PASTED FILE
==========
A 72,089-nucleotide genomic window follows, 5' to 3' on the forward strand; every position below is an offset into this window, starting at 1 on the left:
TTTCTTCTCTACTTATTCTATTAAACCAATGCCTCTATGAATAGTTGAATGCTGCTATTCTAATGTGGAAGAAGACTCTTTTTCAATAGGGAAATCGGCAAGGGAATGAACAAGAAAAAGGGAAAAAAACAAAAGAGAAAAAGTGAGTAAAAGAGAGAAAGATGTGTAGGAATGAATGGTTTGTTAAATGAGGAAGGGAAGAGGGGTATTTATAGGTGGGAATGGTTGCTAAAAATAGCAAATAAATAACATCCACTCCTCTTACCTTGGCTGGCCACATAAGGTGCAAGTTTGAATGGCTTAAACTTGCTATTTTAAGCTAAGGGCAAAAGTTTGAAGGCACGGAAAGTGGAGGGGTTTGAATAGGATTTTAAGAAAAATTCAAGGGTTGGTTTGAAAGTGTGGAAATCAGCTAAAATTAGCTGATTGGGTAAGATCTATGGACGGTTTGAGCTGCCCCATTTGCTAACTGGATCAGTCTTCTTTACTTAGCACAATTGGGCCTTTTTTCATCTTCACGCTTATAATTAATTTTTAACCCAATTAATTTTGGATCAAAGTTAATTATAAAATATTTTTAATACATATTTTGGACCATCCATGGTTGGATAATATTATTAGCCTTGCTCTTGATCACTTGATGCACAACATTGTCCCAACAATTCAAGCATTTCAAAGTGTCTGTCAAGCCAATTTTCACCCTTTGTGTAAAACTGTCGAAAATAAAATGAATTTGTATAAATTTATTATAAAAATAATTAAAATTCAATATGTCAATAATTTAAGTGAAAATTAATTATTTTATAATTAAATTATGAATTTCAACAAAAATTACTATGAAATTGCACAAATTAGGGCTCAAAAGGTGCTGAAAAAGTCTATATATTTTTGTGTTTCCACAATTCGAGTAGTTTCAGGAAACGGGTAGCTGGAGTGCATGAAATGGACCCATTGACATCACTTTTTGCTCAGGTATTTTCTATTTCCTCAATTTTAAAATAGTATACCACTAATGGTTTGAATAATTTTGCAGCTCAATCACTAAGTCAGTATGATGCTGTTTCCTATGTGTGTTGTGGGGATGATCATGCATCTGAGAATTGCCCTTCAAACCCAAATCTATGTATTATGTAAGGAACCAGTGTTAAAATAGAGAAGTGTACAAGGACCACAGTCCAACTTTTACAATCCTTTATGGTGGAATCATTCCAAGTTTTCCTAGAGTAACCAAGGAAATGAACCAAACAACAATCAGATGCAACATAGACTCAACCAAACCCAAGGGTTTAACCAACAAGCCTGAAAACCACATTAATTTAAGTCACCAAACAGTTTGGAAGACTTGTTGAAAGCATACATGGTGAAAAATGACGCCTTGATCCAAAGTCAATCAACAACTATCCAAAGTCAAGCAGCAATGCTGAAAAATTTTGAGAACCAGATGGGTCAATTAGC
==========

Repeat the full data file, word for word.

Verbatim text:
A 72,089-nucleotide genomic window follows, 5' to 3' on the forward strand; every position below is an offset into this window, starting at 1 on the left:
TTTCTTCTCTACTTATTCTATTAAACCAATGCCTCTATGAATAGTTGAATGCTGCTATTCTAATGTGGAAGAAGACTCTTTTTCAATAGGGAAATCGGCAAGGGAATGAACAAGAAAAAGGGAAAAAAACAAAAGAGAAAAAGTGAGTAAAAGAGAGAAAGATGTGTAGGAATGAATGGTTTGTTAAATGAGGAAGGGAAGAGGGGTATTTATAGGTGGGAATGGTTGCTAAAAATAGCAAATAAATAACATCCACTCCTCTTACCTTGGCTGGCCACATAAGGTGCAAGTTTGAATGGCTTAAACTTGCTATTTTAAGCTAAGGGCAAAAGTTTGAAGGCACGGAAAGTGGAGGGGTTTGAATAGGATTTTAAGAAAAATTCAAGGGTTGGTTTGAAAGTGTGGAAATCAGCTAAAATTAGCTGATTGGGTAAGATCTATGGACGGTTTGAGCTGCCCCATTTGCTAACTGGATCAGTCTTCTTTACTTAGCACAATTGGGCCTTTTTTCATCTTCACGCTTATAATTAATTTTTAACCCAATTAATTTTGGATCAAAGTTAATTATAAAATATTTTTAATACATATTTTGGACCATCCATGGTTGGATAATATTATTAGCCTTGCTCTTGATCACTTGATGCACAACATTGTCCCAACAATTCAAGCATTTCAAAGTGTCTGTCAAGCCAATTTTCACCCTTTGTGTAAAACTGTCGAAAATAAAATGAATTTGTATAAATTTATTATAAAAATAATTAAAATTCAATATGTCAATAATTTAAGTGAAAATTAATTATTTTATAATTAAATTATGAATTTCAACAAAAATTACTATGAAATTGCACAAATTAGGGCTCAAAAGGTGCTGAAAAAGTCTATATATTTTTGTGTTTCCACAATTCGAGTAGTTTCAGGAAACGGGTAGCTGGAGTGCATGAAATGGACCCATTGACATCACTTTTTGCTCAGGTATTTTCTATTTCCTCAATTTTAAAATAGTATACCACTAATGGTTTGAATAATTTTGCAGCTCAATCACTAAGTCAGTATGATGCTGTTTCCTATGTGTGTTGTGGGGATGATCATGCATCTGAGAATTGCCCTTCAAACCCAAATCTATGTATTATGTAAGGAACCAGTGTTAAAATAGAGAAGTGTACAAGGACCACAGTCCAACTTTTACAATCCTTTATGGTGGAATCATTCCAAGTTTTCCTAGAGTAACCAAGGAAATGAACCAAACAACAATCAGATGCAACATAGACTCAACCAAACCCAAGGGTTTAACCAACAAGCCTGAAAACCACATTAATTTAAGTCACCAAACAGTTTGGAAGACTTGTTGAAAGCATACATGGTGAAAAATGACGCCTTGATCCAAAGTCAATCAACAACTATCCAAAGTCAAGCAGCAATGCTGAAAAATTTTGAGAACCAGATGGGTCAATTAGC